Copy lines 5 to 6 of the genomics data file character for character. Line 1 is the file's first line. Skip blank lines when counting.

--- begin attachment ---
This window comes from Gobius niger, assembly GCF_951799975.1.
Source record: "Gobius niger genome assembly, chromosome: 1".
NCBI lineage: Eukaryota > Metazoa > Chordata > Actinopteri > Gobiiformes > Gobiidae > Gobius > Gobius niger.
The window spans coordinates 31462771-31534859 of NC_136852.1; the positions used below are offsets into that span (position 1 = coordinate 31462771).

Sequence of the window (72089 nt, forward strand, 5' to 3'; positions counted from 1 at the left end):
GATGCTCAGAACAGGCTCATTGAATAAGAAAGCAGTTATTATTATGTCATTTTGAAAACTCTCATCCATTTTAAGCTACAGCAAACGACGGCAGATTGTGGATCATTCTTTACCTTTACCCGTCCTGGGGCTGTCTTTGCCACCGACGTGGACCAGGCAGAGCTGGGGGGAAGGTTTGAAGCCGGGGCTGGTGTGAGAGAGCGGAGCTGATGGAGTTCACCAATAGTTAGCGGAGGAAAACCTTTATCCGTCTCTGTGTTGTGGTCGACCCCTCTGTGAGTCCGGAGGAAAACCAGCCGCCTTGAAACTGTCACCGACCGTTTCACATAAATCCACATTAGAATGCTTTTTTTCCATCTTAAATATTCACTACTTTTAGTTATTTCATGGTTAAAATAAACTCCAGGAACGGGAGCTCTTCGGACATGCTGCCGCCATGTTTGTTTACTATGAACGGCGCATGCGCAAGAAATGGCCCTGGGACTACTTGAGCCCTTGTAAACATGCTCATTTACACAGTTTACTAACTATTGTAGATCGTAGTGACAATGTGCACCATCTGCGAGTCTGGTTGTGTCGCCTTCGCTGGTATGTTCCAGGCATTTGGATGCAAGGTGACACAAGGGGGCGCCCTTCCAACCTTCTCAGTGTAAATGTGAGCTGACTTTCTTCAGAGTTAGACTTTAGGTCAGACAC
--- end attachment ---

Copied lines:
Sequence of the window (72089 nt, forward strand, 5' to 3'; positions counted from 1 at the left end):
GATGCTCAGAACAGGCTCATTGAATAAGAAAGCAGTTATTATTATGTCATTTTGAAAACTCTCATCCATTTTAAGCTACAGCAAACGACGGCAGATTGTGGATCATTCTTTACCTTTACCCGTCCTGGGGCTGTCTTTGCCACCGACGTGGACCAGGCAGAGCTGGGGGGAAGGTTTGAAGCCGGGGCTGGTGTGAGAGAGCGGAGCTGATGGAGTTCACCAATAGTTAGCGGAGGAAAACCTTTATCCGTCTCTGTGTTGTGGTCGACCCCTCTGTGAGTCCGGAGGAAAACCAGCCGCCTTGAAACTGTCACCGACCGTTTCACATAAATCCACATTAGAATGCTTTTTTTCCATCTTAAATATTCACTACTTTTAGTTATTTCATGGTTAAAATAAACTCCAGGAACGGGAGCTCTTCGGACATGCTGCCGCCATGTTTGTTTACTATGAACGGCGCATGCGCAAGAAATGGCCCTGGGACTACTTGAGCCCTTGTAAACATGCTCATTTACACAGTTTACTAACTATTGTAGATCGTAGTGACAATGTGCACCATCTGCGAGTCTGGTTGTGTCGCCTTCGCTGGTATGTTCCAGGCATTTGGATGCAAGGTGACACAAGGGGGCGCCCTTCCAACCTTCTCAGTGTAAATGTGAGCTGACTTTCTTCAGAGTTAGACTTTAGGTCAGACAC